Well, it’s certainly been a minute, hasn’t it? While finals were their usual sprint to the finish, my winter break was also a bit all over the place. In the span of three weeks, my travel went something like this: Philly, New York, Maine, Chicago, Philly, New York, Philly.
With a dad in Chicago, a mom in New York, a grandmother in Maine, and early classes in Philly, I’m lucky I was able to laze around as much as I did (which is the only real purpose of winter break, amirite?). Aside from catching up on the Real Housewives of Atlanta, I applied to a couple internships, reworked my resume, cleaned out my Chicago closet a little, and finally finished a book I was reading for pleasure throughout the semester.
While I was certainly busy this finals season, I must admit it wasn’t as bad as semesters past. All the same, I found myself spending plenty of nights strapped to my laptop. But just as I hit the hardest hurdle of finals, I got word that I was mentioned in the Goshka Macuga exhibition catalog I assisted with over the summer during my internship at the Museum of Contemporary Art in Chicago! Another fun break was my dorm’s annual tradition of staging a festive holiday photo, not to mention Done is Good tea! For non-Mawrtyrs, Done is Good is an end-of-the-semester tradition where students create finals to-do lists complete with candy rewards for every accomplishment. It’s a nice way to bond over the last push, not to mention indulge in plenty of sugar.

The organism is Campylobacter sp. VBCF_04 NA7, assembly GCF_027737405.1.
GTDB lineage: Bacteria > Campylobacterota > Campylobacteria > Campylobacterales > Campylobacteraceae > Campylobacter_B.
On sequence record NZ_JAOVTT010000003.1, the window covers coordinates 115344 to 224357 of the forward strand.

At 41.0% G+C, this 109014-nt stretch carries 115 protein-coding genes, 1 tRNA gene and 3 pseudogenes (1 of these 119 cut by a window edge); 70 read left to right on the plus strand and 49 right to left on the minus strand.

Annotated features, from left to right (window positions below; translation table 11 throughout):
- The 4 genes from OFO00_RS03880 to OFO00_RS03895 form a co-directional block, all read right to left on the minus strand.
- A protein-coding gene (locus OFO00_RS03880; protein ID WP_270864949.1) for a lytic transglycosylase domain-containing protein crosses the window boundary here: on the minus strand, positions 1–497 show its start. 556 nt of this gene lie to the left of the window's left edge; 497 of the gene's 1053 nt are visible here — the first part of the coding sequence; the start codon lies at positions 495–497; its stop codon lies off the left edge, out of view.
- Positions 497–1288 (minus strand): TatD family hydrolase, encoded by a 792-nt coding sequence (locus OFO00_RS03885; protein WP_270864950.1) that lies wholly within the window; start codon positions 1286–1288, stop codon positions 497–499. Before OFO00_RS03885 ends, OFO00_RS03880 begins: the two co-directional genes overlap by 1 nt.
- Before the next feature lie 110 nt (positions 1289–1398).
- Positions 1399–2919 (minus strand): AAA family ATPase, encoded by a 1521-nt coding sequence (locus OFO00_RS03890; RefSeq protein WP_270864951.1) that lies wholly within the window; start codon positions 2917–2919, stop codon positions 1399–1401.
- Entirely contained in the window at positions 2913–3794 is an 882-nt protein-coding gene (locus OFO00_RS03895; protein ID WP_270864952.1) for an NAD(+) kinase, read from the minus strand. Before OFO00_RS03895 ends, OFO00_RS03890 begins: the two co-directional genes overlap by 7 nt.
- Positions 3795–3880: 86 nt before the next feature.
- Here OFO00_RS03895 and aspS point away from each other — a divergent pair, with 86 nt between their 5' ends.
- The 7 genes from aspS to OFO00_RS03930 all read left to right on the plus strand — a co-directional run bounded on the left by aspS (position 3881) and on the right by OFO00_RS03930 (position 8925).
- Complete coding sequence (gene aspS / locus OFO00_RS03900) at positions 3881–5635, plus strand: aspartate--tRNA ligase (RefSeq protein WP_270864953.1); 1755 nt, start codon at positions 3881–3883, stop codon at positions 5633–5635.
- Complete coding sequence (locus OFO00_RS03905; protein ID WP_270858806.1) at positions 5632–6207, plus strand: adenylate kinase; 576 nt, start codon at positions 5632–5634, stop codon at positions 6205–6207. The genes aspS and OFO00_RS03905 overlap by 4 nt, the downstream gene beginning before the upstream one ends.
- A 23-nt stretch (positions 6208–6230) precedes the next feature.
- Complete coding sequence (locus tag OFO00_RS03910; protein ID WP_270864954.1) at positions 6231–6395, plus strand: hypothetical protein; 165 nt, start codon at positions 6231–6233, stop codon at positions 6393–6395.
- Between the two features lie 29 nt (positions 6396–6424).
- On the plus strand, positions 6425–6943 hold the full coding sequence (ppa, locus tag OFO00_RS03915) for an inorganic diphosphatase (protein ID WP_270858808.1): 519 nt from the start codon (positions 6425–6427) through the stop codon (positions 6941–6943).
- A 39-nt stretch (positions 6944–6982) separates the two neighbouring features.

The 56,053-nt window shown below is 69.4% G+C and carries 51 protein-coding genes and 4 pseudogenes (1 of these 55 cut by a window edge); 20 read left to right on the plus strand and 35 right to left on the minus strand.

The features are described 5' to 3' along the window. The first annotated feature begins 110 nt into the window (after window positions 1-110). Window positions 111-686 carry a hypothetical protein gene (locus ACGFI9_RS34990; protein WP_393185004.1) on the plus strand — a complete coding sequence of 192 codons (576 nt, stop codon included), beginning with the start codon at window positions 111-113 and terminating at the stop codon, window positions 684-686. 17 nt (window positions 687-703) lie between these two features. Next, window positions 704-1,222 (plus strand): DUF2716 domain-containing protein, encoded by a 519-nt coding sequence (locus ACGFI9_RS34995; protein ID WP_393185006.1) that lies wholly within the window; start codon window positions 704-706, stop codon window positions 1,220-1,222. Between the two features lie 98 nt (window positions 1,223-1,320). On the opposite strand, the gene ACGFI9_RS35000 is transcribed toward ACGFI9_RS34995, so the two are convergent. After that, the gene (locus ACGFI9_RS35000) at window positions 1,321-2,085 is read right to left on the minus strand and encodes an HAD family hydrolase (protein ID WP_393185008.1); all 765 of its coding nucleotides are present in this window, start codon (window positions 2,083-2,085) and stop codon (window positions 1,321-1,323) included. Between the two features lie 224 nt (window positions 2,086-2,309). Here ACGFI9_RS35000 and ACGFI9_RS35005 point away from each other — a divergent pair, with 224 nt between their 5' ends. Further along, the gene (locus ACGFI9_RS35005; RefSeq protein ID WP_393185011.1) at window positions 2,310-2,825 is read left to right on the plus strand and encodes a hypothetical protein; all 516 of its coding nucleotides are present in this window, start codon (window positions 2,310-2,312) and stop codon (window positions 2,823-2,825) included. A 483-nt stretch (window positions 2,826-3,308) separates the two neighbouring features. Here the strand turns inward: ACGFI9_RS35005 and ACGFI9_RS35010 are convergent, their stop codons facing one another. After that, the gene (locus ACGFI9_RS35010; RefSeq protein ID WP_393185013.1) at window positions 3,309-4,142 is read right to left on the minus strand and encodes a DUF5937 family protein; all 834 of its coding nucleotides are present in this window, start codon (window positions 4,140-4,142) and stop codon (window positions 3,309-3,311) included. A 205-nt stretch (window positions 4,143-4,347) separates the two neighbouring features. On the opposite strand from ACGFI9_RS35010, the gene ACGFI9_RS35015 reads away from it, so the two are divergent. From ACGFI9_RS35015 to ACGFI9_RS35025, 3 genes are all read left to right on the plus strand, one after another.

finals feast complete with simultaneous paper writing, netflixing, drinking, and eating.
After my whirlwind Thanksgiving trip to Maine I spent a few days detoxing in Philly. I love being in cities during the holiday season, especially such walkable and neighborhoody ones like Philly. The four weeks before winter break were a mad dash of writing and researching so it was nice to get a little bit of downtime beforehand.
For the first time in my three years at Bryn Mawr I was able to spend Thanksgiving with my family. While Chicago isn’t so far away (only a three hour flight), I could never justify making such a short trip home. While I was always lucky to be able to go home with friends who lived a little closer, it still wasn’t quite the same. But, in a nice twist of faith, I was able to spend the holiday in rural Maine with my grandmother and parents. It’s quite a trek to get to Maine (hour-long flight to Boston + four hour drive to the Midcoast), but any time I’m able to spend with my 93-year-old grandmother is worth it to me.
You know someone's a big deal when she has her own Tumblr meme